Fifty dead children laid out. All still now, all dead. If only they had been pulled out before. I can only watch. Help. Help. Nothing I do has any effect on anyone in the scene. I am not seen or heard. Behind glass. That’s when I notice: the toddler in blue is my baby brother, mine, my brother Usama, when he was little, twenty-five years ago, only now he’s this toddler, and dead. This was the moment of his death. Sobs burst from me.

All day, I have forgotton the dream but keep sobbing.


Mohja Kahf is the author of The Girl in the Tangerine Scarf: A Novel. An associate professor of comparative literature at the University of Arkansas, she tweets for the Syrian revolution @profkahf.

An Excerpt from Beauty: An Adoption by Molly Gaudry

It has been nearly six months since I began this book. I wrote that bit about Philippe and the cave, and the merchant’s impending betrayal, and quit. The semester ended. Christmas happened. The new year came and went, my father’s health improved, and then I went to Chicago and was nearly undone by a dull, painful double vision in each eye. When I tried to focus the images, I felt overwhelming nausea.

That was March 1, 2012. Three cities, four doctors, an Emergency Room scare, a panic attack on the floor of a Walgreen’s, and nineteen days later, I ceased to be a medical marvel and finally received a diagnosis from a neuro-opthalmalogist who assured me that with daily exercises my vision would be 100% restored by July.

At its worst, I could read only a page or two before a small pain began to hum and buzz beneath and behind my eyes, accompanied by nausea and light sensitivity, the need to cover my eyes with a hot heavy compress, the familiar feeling of being unable to breathe, panic rising in my chest and swelling in my throat. The inability to perform the simplest of tasks—answering an email, reading the back cover of a book, surfing the Internet—driving me slowly crazy. After a few hours of rest, I could try it again.

Inevitably a time came when I did not want to try at all.

The counseling center on campus referred me to a psycho-therapist and during our first session, why not, I told her about the panic attacks. I told her I had one Xanax left, and when she gave me the option I told her no, medication would not be part of my treatment. I told her that after years of heavy drinking I decided one day to quit and would not start now with pills. I told her about my fear of death, my phobia of dead animals, decomposing animal parts, severed body parts. I told her I did not remember my childhood, did not remember anything up to the age of 15, did not remember my sister. She told me to pay attention to my body, said, The mind may forget the trauma but the body was there, and it remembers.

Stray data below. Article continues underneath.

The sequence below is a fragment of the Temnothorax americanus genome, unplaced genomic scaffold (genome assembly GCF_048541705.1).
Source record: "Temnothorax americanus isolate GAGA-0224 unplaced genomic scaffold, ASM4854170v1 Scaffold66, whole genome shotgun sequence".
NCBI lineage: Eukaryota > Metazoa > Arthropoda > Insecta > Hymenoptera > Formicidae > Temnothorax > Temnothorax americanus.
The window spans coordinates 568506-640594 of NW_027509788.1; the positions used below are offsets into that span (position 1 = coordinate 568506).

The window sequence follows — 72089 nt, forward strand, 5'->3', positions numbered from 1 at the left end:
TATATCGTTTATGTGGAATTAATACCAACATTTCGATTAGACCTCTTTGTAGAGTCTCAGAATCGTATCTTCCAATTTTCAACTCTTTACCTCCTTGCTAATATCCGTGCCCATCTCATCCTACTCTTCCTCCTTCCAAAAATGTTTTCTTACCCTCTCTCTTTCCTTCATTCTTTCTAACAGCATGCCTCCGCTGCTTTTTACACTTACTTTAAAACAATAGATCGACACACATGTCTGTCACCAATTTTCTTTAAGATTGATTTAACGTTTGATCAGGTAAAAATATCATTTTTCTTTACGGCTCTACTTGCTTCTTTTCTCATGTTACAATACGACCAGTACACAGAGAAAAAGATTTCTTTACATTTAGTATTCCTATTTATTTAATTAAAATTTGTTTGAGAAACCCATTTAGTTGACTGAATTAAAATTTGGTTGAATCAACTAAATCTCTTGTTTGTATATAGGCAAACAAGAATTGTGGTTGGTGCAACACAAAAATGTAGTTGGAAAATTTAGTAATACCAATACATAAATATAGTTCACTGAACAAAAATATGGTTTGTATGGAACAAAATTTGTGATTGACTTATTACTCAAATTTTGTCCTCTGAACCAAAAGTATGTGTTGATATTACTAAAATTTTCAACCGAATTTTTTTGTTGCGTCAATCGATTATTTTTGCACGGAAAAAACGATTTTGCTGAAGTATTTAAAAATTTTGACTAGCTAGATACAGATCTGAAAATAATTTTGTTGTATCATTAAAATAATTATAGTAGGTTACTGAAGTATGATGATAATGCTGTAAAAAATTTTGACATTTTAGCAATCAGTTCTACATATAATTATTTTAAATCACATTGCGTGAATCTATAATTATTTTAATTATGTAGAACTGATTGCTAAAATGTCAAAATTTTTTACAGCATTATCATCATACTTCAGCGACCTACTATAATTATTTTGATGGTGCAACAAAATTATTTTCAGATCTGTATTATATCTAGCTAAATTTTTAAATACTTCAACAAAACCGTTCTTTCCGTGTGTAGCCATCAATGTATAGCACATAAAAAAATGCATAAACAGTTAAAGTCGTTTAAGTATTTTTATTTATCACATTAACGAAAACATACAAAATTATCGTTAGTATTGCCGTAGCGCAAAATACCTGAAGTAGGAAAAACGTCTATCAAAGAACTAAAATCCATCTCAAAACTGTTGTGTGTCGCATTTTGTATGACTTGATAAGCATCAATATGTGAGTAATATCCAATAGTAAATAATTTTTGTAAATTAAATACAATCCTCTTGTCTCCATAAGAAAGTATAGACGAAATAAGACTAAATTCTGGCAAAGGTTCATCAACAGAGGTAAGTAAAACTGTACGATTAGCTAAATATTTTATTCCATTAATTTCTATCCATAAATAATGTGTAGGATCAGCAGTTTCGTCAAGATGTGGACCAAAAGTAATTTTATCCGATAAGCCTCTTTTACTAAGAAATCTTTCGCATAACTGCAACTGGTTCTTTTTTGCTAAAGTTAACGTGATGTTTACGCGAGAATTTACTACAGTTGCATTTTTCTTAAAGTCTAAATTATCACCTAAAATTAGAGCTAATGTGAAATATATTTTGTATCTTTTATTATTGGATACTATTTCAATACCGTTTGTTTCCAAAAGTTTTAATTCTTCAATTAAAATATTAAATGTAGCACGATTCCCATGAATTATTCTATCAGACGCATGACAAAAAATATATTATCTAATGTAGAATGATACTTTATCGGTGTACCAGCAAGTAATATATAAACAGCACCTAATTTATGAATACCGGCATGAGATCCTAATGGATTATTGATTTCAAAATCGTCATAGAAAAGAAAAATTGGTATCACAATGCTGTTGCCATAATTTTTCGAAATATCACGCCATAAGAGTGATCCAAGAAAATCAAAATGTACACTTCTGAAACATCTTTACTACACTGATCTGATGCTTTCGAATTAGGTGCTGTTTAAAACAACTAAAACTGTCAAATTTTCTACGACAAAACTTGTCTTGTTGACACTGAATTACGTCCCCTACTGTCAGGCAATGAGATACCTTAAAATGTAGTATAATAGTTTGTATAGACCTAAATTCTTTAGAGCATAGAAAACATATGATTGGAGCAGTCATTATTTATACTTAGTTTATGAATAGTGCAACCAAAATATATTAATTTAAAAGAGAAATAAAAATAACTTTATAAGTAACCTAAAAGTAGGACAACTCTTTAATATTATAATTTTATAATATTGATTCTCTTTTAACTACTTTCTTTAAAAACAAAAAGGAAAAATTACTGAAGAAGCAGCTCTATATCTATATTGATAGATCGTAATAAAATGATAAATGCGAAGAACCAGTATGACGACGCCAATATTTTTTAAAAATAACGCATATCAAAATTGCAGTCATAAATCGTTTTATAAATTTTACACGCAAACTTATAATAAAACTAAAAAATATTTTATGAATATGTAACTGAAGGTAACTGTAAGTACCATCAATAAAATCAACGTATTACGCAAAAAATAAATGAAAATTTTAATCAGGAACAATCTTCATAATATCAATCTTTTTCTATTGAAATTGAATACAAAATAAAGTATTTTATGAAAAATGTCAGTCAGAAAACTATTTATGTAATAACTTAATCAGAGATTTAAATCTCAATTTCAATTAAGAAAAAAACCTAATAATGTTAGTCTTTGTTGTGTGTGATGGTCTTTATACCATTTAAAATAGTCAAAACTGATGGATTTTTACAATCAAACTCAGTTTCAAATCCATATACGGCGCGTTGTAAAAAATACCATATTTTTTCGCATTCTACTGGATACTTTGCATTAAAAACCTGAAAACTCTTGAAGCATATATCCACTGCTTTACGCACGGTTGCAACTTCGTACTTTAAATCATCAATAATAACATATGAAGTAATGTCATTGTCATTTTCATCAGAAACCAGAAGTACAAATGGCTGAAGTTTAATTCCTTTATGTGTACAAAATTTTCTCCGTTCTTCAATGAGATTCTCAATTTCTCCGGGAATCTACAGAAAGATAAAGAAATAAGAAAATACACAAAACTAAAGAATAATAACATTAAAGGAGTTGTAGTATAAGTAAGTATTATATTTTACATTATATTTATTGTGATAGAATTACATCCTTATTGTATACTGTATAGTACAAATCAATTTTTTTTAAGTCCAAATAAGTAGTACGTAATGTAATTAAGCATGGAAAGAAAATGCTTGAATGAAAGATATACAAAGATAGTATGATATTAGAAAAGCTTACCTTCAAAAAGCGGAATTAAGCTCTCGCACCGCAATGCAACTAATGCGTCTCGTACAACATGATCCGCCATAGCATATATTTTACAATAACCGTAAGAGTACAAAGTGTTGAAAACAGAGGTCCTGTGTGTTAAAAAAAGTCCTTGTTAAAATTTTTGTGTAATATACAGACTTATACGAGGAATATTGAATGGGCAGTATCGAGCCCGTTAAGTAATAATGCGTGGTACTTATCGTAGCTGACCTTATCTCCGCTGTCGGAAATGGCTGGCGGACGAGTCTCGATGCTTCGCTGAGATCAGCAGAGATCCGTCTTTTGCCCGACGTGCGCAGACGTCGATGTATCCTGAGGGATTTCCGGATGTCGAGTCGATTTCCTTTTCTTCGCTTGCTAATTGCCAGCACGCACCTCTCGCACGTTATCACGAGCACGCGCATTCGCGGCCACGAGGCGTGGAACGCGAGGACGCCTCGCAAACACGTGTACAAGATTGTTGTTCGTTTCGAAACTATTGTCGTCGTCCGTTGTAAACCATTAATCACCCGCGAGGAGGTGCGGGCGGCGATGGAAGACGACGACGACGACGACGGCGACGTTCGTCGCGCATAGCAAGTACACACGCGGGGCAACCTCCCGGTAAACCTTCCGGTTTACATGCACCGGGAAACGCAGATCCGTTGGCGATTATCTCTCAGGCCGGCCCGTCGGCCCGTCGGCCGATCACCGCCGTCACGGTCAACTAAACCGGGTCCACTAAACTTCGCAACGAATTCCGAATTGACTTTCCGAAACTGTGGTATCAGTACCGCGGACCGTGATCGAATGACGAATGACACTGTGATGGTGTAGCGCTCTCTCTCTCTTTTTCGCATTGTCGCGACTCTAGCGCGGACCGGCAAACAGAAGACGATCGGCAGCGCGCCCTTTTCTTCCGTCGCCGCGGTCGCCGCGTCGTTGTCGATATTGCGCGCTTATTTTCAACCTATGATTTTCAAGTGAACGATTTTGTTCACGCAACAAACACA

For two weeks I paid attention to my body and asked myself, again and again: What is it I don’t want to see?

And then—not without warning, not without the past fifteen years’ worth of warning—I remembered something obvious, something that explained quite easily my years of memory loss.

But I have decided not to make this book about that. It was never supposed to be about that, and it won’t be now just because I have the recall. In place of this reveal, I offer Jeanette Winterson’s instead:

“There are so many things that we can’t say, because they are too painful.

“[. . .] I believe in fiction and the power of stories because that way we speak in tongues. We are not silenced. All of us, when in deep trauma, find we hesitate, we stammer; there are long pauses in our speech. The thing is stuck. We get our language back through the language of others. We can turn to the poem. We can open the book. Somebody has been there for us and deep-dived the words.

“I needed words because unhappy families are conspiracies of silence. The one who breaks the silence is never forgiven. He or she has to learn to forgive him or herself” (Why Be Happy When You Could Be Normal, 8-9).

So I have taken myself on vacation. It is beautiful here. You can’t go out without sunscreen and dark glasses, even at dusk, which is when I walk the dogs.

My skin is turning brown. My hair is frizzy, wild. My shoulders are as dark as the soles of my feet are bright, luminous. I write by day and by night, and I sleep with the windows and doors open. I hear the same bird make the same strange squawks at the same time every evening. I hear the insects in their darkness, in my darkness. I sit at night on the unlit terrace, my bare feet on the still-warm bricks, and listen to the wind rush through the huge, papery palms above. I smell the sea and look to the stars and feel connected with something large, something human and age-old—what a homesick sailor felt, perhaps, a thousand years ago, lost in his own solitude, the scents of the sea rising up and surrounding him, surrounding me, the stars his guide, and mine for a different journey, the wind on his face, same as the wind on mine these centuries later, rustling the palms.

Yesterday I ventured out of the villas and into the village for the first time and enjoyed a cold glass of wine that sweated as I sweated. I watched the sailboats come and go. I did not stay to see the sun set behind them. It would have been too sweet.

Tonight I am treating myself to a fancy dinner-for-one on the ocean, only slightly aware of the seaside wedding and the other tables around me set for two or four or more. Seafood stew: tomato broth, shrimp, mussels, scallops, squash. The heat of the stew and my wine, and the rough and steady breeze from the unending ocean waves and their relentless, raging roar, feel incredible. I have the strength in me to destroy something, but for the first time in fifteen years I don’t feel the need to. The sun sets, and my fellow diners and I raise our glasses to it and to each other.